Insightful Backbone Modifications Preventing Proteolytic Degradation of Neurotensin Analogs Improve NTS1-Induced Protective Hypothermia. IF(2019) 4,204

Santo Previti, Melanie Vivancoe, Emmanuelle Remand, Sabrina Beaulieu, Jean-Michel Longpre, Steven Ballet, Philippe Sarret, Florine Cavelier

Research output: Contribution to journalArticle

4 Citations (Scopus)


Therapeutic hypothermia represents a brain-protective strategy for multiple emergency situations, such as stroke or traumatic injury. Neurotensin (NT), which exerts its effects through activation of two G protein-coupled receptors, namely NTS1 and NTS2, induces a strong and long-lasting decrease in core body temperature after its central administration. Growing evidence demonstrates that NTS1 is the receptor subtype mediating the hypothermic action of NT. As such, potent NTS1 agonists designed on the basis of the minimal C-terminal NT(8-13) bioactive fragment have been shown to produce mild hypothermia and exert neuroprotective effects under various clinically relevant conditions. The high susceptibility of NT(8-13) to protease degradation (half-life <2 min) represents, however, a serious limitation for its use in pharmacological therapy. In light of this, we report here a structure-activity relationship study in which pairs of NT(8-13) analogs have been developed, based on the incorporation of a reduced Lys 8-Lys 9 bond. To further stabilize the peptide bonds, a panel of backbone modifications was also inserted along the peptide sequence, including Sip 10, D-Trp 11, Dmt 11, Tle 12, and TMSAla 13. Our results revealed that the combination of appropriate chemical modifications leads to compounds exhibiting improved resistance to proteolytic cleavages (>24 h; 16). Among them, the NT(8-13) analogs harboring the reduced amine bond combined with the unnatural amino acids TMSAla 13 (4) and Sip 10 (6) or the di-substitution Lys 11 - TMSAla 13 (12), D-Trp 11-TMSAla 13 (14), and Dmt 11-Tle 12 (16) produced sustained hypothermic effects (−3°C for at least 1 h). Importantly, we observed that hypothermia was mainly driven by the increased stability of the NT(8-13) derivatives, instead of the high binding-affinity at NTS1. Altogether, these results reveal the importance of the reduced amine bond in optimizing the metabolic properties of the NT(8-13) peptide and support the development of stable NTS1 agonists as first drug candidate in neuroprotective hypothermia.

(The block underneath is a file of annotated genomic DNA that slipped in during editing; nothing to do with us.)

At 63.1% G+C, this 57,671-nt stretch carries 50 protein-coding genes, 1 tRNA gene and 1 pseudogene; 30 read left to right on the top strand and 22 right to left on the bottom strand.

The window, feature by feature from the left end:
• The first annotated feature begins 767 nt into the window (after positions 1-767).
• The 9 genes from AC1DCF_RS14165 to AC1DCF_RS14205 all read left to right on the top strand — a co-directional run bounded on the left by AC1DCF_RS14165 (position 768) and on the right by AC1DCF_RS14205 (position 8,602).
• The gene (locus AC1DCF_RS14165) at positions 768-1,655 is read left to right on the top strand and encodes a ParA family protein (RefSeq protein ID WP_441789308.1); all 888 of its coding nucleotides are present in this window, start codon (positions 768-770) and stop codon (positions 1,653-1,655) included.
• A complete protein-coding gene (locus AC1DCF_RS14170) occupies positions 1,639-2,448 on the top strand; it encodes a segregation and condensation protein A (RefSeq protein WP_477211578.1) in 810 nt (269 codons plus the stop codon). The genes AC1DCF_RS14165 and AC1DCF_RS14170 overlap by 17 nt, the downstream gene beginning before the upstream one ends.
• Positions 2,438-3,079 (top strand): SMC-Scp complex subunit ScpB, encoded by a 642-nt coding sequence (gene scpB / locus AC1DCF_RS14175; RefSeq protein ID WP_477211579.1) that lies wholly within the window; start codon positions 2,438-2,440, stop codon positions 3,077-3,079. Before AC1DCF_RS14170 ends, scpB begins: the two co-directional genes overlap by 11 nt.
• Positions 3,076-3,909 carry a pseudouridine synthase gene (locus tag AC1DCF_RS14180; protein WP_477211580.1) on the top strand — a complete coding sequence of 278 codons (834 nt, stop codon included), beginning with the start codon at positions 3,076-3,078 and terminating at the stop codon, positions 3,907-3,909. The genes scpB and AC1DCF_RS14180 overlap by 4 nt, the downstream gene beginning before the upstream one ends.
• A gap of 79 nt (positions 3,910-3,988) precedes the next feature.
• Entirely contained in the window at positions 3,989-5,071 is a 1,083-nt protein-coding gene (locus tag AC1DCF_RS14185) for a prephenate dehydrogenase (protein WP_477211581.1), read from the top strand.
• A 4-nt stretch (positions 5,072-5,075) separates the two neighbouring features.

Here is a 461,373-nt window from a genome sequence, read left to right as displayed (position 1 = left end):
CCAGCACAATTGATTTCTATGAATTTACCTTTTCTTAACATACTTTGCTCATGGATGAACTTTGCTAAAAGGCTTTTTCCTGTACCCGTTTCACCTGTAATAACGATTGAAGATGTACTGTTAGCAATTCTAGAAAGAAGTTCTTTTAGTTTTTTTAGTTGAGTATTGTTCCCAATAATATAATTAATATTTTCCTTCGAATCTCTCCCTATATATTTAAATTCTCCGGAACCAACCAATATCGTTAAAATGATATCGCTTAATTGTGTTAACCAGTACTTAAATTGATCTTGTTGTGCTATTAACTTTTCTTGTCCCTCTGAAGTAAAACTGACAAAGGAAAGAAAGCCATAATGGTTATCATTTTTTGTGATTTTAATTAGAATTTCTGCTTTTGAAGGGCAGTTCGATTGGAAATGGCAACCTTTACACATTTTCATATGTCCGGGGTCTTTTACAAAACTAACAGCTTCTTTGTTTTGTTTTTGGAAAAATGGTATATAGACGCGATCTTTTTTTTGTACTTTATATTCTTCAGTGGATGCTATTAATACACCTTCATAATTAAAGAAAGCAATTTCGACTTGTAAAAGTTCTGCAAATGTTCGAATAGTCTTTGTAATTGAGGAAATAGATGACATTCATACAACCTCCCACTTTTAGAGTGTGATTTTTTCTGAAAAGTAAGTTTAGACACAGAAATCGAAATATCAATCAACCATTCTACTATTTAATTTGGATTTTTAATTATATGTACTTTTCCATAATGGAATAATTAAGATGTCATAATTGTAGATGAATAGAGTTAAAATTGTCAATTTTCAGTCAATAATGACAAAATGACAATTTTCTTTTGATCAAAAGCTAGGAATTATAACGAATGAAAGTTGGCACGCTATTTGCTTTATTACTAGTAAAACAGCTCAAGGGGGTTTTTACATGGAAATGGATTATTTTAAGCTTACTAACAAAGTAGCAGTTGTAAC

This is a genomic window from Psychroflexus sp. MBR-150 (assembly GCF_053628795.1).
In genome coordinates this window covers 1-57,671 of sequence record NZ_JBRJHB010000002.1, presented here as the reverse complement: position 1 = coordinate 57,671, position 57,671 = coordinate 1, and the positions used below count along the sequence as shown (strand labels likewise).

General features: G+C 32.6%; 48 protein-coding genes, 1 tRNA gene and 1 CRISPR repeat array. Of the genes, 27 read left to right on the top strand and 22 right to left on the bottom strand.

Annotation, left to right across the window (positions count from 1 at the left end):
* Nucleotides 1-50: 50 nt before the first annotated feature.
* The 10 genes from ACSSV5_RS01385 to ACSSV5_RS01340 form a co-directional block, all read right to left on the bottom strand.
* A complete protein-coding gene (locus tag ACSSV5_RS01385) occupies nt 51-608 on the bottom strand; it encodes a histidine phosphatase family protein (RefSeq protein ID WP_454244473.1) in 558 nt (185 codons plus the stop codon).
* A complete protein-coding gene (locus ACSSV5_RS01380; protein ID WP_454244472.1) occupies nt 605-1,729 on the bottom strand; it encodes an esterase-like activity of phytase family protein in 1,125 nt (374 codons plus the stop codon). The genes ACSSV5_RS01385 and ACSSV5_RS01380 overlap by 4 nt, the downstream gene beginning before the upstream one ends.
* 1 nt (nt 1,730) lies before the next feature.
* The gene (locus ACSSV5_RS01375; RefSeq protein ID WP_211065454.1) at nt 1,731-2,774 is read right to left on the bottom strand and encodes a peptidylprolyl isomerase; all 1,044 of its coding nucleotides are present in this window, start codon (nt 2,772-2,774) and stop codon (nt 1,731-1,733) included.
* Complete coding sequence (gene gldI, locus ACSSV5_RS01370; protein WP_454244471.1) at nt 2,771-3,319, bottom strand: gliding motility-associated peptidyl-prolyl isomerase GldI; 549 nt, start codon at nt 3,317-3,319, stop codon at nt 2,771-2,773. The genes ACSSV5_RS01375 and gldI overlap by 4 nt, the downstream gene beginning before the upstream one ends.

Original languageEnglish
Article number406
Pages (from-to)406
JournalFrontiers in Chemistry
Publication statusPublished - 5 Jun 2020


  • NTS1
  • reduced peptide bonds
  • unnatural amino acids
  • proteolytic stability
  • hypothermia

Cite this